Scuba diving: the day I found myself in an hyperbaric chamber

I remember very well that particular winter day when I went to the hyperbaric chamber of the Queen Astrid military hospital in Never-Over-Hembeek on the outskirts of Brussels.

At the time, I had a level of autonomous diver up to 30 meters and a hundred logged dives.

Arrived at 9am, I was greeted by the nurse of the service, a diver that I knew by the way. He was waiting for me and a few others to get us into the meeting room next to the hyperbaric chamber.

Those who have already been there will understand that I had some apprehensions.

Fortunately, Pierre, the doctor specialized in hyperbaric medicine, explained us briefly the stages of the experience in an hyperbaric chamber (also called recompression chamber for the diving world) explaining the practical details essential to keep in mind: clear the ears, report if anything is wrong, …

After these brief explanations, we enter the hyperbaric chamber looking like a small submarine. The recompression chamber of the military hospital can accommodate sixteen people sitting on comfortable turquoise removable seats (I remember this color, but why ?? 😉)  4 stretchers or two medical beds plus the nursing staff.

The entrance of the hyperbaric chamber is made by a first airlock that serves as a buffer. In case of a problem, this part of the hyperbaric chamber makes it possible to bring in or out people without stopping the process for those who would be inside the hyperbaric chamber. Did you follow me?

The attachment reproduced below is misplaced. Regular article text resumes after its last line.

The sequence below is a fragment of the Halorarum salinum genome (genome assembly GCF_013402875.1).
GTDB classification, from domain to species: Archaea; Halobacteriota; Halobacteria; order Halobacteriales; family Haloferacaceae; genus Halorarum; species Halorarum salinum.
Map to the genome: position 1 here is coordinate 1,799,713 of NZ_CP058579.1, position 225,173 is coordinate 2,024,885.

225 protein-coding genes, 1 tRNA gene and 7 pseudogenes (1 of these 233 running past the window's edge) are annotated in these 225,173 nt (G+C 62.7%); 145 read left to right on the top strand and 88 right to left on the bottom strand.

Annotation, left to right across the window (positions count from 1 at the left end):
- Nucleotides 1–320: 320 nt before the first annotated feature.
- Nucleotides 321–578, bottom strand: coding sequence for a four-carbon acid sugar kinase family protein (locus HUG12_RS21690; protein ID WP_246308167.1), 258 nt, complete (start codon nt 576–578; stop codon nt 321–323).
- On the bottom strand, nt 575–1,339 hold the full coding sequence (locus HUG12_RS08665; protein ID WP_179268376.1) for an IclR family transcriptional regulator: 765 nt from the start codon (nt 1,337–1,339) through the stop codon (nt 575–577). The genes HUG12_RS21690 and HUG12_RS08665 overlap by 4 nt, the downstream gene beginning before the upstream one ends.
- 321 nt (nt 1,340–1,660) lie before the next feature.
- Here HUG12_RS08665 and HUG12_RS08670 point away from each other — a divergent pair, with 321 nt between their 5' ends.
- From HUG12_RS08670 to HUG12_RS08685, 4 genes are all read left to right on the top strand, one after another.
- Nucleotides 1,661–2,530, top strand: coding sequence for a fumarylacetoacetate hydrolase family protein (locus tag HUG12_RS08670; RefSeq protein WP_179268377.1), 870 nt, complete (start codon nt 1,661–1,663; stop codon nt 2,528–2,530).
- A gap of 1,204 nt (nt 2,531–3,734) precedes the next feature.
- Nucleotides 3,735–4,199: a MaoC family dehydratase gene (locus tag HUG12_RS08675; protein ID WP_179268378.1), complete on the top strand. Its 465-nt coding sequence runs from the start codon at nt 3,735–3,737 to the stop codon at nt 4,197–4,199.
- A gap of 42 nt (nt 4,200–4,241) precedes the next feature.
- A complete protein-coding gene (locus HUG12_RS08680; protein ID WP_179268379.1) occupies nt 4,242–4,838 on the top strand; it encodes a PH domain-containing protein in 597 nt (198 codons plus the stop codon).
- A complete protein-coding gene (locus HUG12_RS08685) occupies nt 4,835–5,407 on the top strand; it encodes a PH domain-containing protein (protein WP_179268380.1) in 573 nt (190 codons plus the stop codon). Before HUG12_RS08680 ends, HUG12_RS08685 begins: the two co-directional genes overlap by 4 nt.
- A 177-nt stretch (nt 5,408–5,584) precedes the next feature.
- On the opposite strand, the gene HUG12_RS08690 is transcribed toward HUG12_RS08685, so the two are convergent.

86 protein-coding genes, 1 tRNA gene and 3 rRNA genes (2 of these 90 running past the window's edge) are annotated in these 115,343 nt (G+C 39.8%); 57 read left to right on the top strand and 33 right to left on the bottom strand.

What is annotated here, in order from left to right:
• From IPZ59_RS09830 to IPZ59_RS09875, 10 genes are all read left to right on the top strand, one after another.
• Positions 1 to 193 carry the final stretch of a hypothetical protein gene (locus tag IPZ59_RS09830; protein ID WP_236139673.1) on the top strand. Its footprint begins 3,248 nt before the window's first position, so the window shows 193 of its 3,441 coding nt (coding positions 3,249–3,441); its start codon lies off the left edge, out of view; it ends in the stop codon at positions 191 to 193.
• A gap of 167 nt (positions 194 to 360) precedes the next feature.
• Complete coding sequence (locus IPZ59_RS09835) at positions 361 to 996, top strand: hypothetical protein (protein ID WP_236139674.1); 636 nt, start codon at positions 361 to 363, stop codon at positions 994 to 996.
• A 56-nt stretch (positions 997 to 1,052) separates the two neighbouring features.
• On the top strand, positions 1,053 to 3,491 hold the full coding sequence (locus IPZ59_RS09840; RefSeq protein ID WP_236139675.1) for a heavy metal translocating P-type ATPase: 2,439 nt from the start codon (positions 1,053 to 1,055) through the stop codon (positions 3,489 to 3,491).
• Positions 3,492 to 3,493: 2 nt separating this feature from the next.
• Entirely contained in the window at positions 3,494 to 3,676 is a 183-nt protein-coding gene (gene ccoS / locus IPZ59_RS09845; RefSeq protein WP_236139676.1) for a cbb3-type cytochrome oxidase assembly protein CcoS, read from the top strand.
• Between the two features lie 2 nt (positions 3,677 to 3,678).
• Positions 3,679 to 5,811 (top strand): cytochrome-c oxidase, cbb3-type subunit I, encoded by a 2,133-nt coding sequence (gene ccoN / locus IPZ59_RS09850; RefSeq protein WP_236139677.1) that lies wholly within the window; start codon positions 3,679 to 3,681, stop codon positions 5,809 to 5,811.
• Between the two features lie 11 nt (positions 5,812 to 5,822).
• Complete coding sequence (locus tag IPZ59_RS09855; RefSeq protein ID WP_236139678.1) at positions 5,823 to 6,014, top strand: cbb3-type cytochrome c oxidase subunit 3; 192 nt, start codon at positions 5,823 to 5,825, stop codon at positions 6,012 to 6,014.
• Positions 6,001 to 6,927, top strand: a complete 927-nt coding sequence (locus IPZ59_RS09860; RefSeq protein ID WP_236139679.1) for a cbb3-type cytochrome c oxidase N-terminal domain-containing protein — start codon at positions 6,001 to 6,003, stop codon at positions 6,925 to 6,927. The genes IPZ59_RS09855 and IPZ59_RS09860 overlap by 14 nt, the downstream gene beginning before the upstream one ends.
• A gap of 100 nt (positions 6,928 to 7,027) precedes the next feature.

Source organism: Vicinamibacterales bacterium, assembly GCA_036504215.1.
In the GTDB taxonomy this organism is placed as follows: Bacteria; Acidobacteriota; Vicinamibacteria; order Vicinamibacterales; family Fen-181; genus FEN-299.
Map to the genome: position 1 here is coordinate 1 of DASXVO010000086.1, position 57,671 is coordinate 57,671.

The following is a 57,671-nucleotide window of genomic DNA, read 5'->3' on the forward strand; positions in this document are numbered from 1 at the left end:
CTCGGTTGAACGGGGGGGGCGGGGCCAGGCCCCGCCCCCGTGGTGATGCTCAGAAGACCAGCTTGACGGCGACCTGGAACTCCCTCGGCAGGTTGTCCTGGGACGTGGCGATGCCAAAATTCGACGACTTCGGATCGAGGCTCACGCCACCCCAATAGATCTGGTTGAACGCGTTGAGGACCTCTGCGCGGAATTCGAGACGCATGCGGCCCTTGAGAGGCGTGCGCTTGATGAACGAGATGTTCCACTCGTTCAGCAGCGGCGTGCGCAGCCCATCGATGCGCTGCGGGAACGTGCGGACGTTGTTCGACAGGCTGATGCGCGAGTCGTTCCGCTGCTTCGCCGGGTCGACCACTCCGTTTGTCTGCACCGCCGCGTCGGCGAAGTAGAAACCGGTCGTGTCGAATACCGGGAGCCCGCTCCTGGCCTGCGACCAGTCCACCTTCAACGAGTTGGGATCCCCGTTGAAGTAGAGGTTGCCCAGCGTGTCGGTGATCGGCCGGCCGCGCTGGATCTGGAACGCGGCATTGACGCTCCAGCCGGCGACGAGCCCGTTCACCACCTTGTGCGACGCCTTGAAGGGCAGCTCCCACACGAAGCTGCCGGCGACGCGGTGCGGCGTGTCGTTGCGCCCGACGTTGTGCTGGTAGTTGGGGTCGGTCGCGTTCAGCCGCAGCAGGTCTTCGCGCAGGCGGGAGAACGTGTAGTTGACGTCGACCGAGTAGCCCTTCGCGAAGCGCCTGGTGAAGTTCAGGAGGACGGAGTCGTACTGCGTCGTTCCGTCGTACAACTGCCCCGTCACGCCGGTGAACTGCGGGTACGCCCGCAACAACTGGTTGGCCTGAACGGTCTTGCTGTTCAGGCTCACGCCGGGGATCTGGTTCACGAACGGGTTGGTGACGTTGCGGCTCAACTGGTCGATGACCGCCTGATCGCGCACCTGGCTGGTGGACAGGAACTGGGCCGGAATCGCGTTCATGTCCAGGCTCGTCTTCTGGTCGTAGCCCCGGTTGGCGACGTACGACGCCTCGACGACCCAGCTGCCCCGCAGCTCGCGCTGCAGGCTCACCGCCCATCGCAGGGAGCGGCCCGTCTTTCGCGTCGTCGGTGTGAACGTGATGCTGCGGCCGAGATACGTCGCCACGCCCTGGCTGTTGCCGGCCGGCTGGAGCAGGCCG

We take place in this impressive universe where, I must say, I do not feel quite comfortable.

And the process starts. Very quickly, the pressure is felt in the hyperbaric chamber and we have to clear our ears making a Valsalva maneuver which we all master.

However, in this environment, I have trouble clearing my ears and I really start to worry because we continue to “go down”.

I tell the nurse that it is not ok and he signals to the doctor who stops the process.
As I do not have to be the only one to have this kind of reaction, they have planned everything and they give me a “chokotoff ” (Belgian chocolate candy) to help me, through chewing, to clear my ears before putting the machine back on the road .

I am afraid for my ears that have a hard time with the hyperbaric chamber and signals again that it is not ok.

At this moment the nurse asks me if I wish to leave the hyperbaric chamber with him by using the airlock buffer … but I choose the option of the second “chokotoff” and we continue our descent.

Finally, we arrive at our “depth” scheduled at -30m.

Big surprise: when we start to talk these are strange sounds that come out of our mouths, somewhat similar to those we can have when we breathe helium (this famous “duck voice”). And that makes us all laugh a lot.

After a few minutes at this depth, we start to go back to the “surface”, this is much easier for my ear, and we find ourselves in the reception room of the recompression service of the hospital where we debrief about the experience before we say goodbye.

I guess you understood, I did not go to the hyperbaric chamber because of a diving accident but for a didactic visit to understand how a hyperbaric chamber works.

If I would gladly advise divers to live this experience in a learning condition just once, this very special dive did not make me want to come back in an hyperbaric chamber 🙁

Also, I do everything to never have an accident by focusing mainly on the prevention of diving accidents.

Have you ever been in a hyperbaric chamber ? Where ? For what occasion ?

And if you exchange with us your experiences via a comment directly on the blog, … it will be a pleasure to exchange with you live.

And above all … do not forget to be happy 🤗

Helene

[ READ ALSO ] these articles on the prevention of accidents in scuba diving

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